Ukrainian rescue teams hunt for survivors in Vinnytsia
Rescue teams with sniffer dogs combed through debris in a central Ukrainian city on Friday looking for people still missing after a Russian missile strike a day earlier that killed at least 23 people.
Russian forces, meanwhile, pounded other sites in a painstaking push to wrest territory from Ukraine and try to soften unbending morale of its leaders, civilians and troops as the war nears the five-month mark.
The cruise missile strikes on Vinnytsia launched by a Russian submarine on Thursday were the latest incidents to take civilian lives and fan international outrage since President Vladimir Putin launched the invasion on Feb. 24. The campaign now has been focusing on Ukraine’s eastern Donbas region, but Russian forces regularly fire upon targets in many parts of the country too.
Ukraine’s Interior Ministry claimed Friday that Russian forces had conducted more than 17,000 strikes on civilian targets during the war, driving millions from their homes, killing thousands of fighters and civilians and rippling through the world economy by hiking prices and crimping exports of key Ukrainian and Russian products like foodstuffs, fuel and fertilizer.
More than 73 people — including four children — remained hospitalized and 18 people were missing after Thursday’s missile strike, said Oleksandr Kutovyi, spokesman for the emergency service in the Vinnytsia region. Search teams were poring over two sites on Friday — an office building with a medical center inside, and a concert hall near an outdoor recreation area and park, where mothers with children often stroll.
Vinnytsia Gov. Serhiy Borzov said only 10 people among the nearly two dozen killed had been identified so far.
“Russia deliberately hit civilians and all those responsible for the crime must be brought to account,” he said, denouncing the “barbaric behavior by Russia that tramples on international humanitarian law.”
Kyrylo Tymoshenko, a deputy head of the president’s office, said three missiles were used.
“There is no answer to the question why yesterday and why in Vinnytsia,” Tymoshenko said. “We expect every second and minute that this could happen in any corner of Ukraine.”
After initial silence after the strikes on Vinnytsia, the Russian military said Friday its forces had struck an officers’ club — which the concert hall has been known for back in Soviet times. Ukrainian authorities insisted the site had nothing to do with the military.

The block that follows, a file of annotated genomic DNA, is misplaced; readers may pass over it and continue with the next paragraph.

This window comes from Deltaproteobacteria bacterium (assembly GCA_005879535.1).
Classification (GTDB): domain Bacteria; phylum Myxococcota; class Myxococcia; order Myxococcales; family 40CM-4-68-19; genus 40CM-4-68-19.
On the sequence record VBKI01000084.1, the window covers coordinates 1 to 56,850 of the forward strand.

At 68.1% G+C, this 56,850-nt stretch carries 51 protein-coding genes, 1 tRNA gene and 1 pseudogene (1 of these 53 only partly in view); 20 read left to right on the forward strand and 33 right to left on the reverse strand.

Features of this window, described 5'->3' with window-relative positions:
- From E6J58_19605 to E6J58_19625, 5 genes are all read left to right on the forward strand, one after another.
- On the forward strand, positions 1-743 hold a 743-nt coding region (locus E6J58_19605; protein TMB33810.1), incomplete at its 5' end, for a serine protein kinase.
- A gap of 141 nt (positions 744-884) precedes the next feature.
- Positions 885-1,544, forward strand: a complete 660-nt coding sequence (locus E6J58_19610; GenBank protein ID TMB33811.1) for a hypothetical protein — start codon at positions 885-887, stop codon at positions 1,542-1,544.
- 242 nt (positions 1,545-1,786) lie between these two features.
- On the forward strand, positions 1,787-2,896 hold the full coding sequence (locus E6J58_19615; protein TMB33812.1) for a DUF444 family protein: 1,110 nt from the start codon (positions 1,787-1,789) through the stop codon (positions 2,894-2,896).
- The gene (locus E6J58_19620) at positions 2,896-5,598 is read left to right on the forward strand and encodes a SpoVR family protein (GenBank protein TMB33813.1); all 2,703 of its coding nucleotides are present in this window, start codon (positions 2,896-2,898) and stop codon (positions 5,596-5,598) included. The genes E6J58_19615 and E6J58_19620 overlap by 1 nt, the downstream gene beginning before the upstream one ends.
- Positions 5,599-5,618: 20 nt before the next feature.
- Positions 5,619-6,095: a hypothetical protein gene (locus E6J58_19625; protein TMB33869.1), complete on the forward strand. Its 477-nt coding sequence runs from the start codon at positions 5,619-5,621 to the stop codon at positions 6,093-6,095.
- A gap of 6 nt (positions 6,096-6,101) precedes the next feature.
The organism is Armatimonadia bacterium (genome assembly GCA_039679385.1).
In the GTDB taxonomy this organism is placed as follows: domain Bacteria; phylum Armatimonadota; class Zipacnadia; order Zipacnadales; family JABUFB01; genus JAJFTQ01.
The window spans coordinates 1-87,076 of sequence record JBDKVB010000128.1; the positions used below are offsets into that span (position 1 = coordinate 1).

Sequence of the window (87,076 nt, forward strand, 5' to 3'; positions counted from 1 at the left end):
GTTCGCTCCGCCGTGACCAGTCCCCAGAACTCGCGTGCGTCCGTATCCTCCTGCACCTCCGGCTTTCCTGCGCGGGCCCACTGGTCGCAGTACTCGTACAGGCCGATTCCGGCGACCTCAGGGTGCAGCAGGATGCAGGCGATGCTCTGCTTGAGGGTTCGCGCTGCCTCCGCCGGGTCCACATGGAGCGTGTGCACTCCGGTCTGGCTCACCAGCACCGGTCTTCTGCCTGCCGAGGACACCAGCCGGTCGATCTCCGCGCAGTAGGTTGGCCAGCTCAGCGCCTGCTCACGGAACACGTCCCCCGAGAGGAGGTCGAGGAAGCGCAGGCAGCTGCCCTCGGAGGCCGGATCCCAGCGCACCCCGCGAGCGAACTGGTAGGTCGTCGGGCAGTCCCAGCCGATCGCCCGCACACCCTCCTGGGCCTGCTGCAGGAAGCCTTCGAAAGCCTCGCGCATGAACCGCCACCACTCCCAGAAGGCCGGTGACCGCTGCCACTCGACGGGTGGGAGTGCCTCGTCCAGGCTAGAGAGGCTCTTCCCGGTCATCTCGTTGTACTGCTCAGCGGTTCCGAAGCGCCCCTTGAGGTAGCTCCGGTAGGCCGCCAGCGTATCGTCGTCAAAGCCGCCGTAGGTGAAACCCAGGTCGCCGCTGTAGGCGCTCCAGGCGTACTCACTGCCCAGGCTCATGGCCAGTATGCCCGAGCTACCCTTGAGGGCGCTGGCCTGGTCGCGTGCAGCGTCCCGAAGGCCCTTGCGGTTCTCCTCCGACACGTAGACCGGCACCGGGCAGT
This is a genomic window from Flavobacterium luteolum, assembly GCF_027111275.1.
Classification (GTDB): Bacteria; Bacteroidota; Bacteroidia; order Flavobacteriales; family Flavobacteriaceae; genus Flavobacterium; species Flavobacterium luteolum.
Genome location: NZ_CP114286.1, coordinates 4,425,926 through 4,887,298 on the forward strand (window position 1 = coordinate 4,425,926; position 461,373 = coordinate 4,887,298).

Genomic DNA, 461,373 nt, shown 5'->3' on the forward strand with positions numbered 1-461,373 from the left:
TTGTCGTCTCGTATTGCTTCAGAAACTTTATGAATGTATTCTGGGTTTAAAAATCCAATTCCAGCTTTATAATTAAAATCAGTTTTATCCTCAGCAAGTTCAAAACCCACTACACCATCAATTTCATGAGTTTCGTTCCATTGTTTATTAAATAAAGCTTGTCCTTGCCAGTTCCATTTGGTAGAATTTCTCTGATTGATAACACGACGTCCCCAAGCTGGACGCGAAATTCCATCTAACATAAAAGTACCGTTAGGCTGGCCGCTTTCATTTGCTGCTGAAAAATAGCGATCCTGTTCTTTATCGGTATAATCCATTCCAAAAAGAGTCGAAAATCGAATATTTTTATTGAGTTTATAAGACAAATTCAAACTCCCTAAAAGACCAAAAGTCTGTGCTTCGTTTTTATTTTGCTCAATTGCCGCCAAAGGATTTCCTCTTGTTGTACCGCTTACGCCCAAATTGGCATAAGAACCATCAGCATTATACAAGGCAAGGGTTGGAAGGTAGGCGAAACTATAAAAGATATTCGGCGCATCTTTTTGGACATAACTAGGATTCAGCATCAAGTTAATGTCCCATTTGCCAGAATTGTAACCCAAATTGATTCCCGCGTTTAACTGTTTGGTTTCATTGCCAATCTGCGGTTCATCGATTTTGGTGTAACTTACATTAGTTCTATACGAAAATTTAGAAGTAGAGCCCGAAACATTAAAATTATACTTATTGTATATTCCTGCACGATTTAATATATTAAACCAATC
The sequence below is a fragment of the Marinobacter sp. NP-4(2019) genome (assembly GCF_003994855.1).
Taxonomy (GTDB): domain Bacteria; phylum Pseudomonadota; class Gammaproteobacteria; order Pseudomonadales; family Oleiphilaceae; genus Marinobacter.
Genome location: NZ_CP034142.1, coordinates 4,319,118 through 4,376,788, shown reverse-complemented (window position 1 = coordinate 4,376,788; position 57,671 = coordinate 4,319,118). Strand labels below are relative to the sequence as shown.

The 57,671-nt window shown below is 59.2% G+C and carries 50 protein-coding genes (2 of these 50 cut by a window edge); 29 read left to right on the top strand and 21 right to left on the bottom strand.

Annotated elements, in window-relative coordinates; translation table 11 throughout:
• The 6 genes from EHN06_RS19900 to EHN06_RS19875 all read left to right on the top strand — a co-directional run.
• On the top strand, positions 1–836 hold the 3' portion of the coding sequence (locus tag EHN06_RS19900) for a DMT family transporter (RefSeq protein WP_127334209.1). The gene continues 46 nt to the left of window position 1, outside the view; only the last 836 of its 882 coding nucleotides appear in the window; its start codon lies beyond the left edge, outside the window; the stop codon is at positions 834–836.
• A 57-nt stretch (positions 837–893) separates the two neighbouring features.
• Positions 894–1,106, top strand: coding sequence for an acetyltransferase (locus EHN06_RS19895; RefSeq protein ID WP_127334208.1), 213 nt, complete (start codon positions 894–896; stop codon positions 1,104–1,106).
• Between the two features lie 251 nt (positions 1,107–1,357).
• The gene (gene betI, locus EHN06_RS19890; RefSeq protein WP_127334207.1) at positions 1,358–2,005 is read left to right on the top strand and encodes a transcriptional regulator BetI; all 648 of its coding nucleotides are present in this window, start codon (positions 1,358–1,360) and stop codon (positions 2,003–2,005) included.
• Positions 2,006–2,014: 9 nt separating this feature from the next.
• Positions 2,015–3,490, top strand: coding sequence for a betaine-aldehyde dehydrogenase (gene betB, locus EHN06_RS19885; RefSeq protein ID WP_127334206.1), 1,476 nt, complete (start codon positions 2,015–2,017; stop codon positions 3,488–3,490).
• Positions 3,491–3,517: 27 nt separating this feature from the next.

Overall, Ukraine’s presidential office said 26 civilians have been killed and another 190 were wounded by Russian shelling over the past 24 hours. That included three other victims in the Donetsk region, which along with neighboring Luhansk — nearly totally controlled by Russian forces — makes up the broader Donbas region.
“The situation in the Donetsk region is exacerbating every day, and civilians must leave because the Russian army is using scorched earth tactics,” Donetsk Gov. Pavlo Kyrylenko said. It appeared that the cities of Kramatorsk and Sloviansk were next in line for Russian forces, but it wasn’t at all clear how soon such a push could begin in earnest.
Elsewhere, authorities in Mykolayiv said there were at least 10 explosions in the southern city overnight, accusing Russian fire of hitting universities. Vitaliy Kim, the head of Mykolaiv’s military administration, posted on social media a video of smoke rising over the strikes.
Separately, the Russian news agency Tass reported Friday, citing Russian-backed separatists, that two civilians were killed and six others were injured after Ukrainian forces allegedly shelled a bus terminal in the Voroshilovsky district of the city of Donetsk.
Also Friday, Daria Morozova, the human rights ombudsperson for the Moscow-backed separatist leadership in Donetsk, said a British “mercenary” died in captivity on Sunday. She said the man, whom she identified as Paul Urey, had died of chronic illnesses and stress.
“From our side, he was given the necessary medical assistance despite the grave crimes he committed,” she said.
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